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Friday, 10 October - link

email the government

A few months ago I finally joined the EFF. I was primarily interested in their struggle to preserve the rights of people with computers to continue to express themselves freely, and to share those expressions online.

There's been an unending series of sad legislation coming through the US and EU congresses/parliaments, threatening to limit these freedoms. Perhaps the internet will continue to treat censorship as damage and route around it. But there is a mightly load of money, fear and recalcitrance working to curtail the potential of digital citizens. In case innovation needs some help, I lended my voice to a recent campaign to stop the "broadcast flag" legislation:

The best inventions of humanity are made by people with access to tools and ideas. Those people make life better for everyone when they are able to share the results of their experiments.

There is a legitimate commercial interest in buying and selling media. But the primary interest of people is to solve our problems, together. I am concerned about upcoming legislation like the FCC-mandated adoption of "broadcast flag" technology for digital television. I worry that legislation like this will restrict our access to tools and ideas in favor of commercial interests, and this will slow the development of technology and culture.

At best, other people and other countries will step in to take America's place as a leading home for free thinkers. At worst, we will lead the world with blinders and earplugs, aware primarily of the loudest and largest things on the screen. There is a lot that is human and important in the margins.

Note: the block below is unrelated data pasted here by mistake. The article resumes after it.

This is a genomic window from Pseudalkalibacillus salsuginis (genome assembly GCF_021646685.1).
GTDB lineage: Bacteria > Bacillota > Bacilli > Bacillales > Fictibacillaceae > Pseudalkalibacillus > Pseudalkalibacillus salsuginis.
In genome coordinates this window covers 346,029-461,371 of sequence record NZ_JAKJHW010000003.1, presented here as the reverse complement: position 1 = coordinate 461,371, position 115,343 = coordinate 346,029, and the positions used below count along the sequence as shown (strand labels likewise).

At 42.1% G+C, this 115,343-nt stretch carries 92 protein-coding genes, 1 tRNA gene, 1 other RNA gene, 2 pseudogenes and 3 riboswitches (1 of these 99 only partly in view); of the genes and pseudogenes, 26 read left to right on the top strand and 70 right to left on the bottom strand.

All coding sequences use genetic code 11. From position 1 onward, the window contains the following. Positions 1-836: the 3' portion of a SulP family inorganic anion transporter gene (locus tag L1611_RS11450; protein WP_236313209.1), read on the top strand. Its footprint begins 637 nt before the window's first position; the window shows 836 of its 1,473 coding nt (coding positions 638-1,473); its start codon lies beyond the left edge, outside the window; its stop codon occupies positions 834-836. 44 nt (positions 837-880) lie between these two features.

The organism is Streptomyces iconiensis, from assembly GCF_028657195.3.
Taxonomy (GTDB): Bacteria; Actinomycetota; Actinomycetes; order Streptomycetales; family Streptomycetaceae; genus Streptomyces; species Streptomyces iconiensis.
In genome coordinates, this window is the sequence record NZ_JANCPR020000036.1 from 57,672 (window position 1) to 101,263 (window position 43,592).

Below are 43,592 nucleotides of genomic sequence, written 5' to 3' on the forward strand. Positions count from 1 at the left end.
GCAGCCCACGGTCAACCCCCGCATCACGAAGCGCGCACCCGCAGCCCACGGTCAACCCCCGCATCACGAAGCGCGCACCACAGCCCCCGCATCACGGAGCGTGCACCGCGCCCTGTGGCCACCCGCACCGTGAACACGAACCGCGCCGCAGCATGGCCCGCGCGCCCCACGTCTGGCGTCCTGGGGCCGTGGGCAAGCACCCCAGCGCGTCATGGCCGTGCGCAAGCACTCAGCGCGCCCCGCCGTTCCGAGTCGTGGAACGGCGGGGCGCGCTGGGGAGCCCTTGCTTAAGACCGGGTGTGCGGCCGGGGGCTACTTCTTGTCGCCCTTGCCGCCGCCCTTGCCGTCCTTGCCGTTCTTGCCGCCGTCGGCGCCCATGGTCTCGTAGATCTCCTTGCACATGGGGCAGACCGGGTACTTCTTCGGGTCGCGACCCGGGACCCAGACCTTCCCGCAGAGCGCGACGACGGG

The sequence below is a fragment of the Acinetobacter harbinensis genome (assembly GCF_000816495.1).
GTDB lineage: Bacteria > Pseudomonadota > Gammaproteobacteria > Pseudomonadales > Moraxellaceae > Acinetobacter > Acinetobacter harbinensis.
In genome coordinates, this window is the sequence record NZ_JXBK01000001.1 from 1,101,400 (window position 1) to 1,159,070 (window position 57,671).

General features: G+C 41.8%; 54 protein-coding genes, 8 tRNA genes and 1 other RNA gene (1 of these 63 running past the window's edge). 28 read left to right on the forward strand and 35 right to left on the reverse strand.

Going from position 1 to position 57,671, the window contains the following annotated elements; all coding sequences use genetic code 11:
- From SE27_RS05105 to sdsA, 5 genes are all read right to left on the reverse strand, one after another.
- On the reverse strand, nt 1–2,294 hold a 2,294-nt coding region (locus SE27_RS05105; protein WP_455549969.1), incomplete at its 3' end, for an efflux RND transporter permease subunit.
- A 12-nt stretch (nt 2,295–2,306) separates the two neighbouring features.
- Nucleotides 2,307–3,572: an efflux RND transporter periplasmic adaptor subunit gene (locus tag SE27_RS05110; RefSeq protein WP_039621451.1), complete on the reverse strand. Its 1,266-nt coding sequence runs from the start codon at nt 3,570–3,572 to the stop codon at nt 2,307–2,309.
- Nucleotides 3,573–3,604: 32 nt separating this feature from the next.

American media companies, and media companies worldwide, have managed so far to keep up with a incredible torrent of technological change. They should learn to work with their audiences to make more exciting means of telling stories, instead of asking the government to help them tithe and restrain citizens from thought and commerce that comes naturally with our new and exciting machines.

This proposed broadcast flag technology is trying to solve a problem of values. Perhaps taxpayer money and political time could be better spent endorsing the importance of shared intellectual property. A discussion of the importance of the stories undergirding this culture might lead people to treat media differently, with more respect. With more participation! It seems reasonable to believe that respectful participation should be among the highest goals of this democracy. Certainly that makes more sense than trying to legislate morality with regards to media production.

Please do not mandate broadcast flag technology for digital television. Thank you for your time.

Lend your voice as well! Email the government.

Posted on 10 October 2003 : 13:37 (TrackBack)
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Justin's Links, by Justin Hall.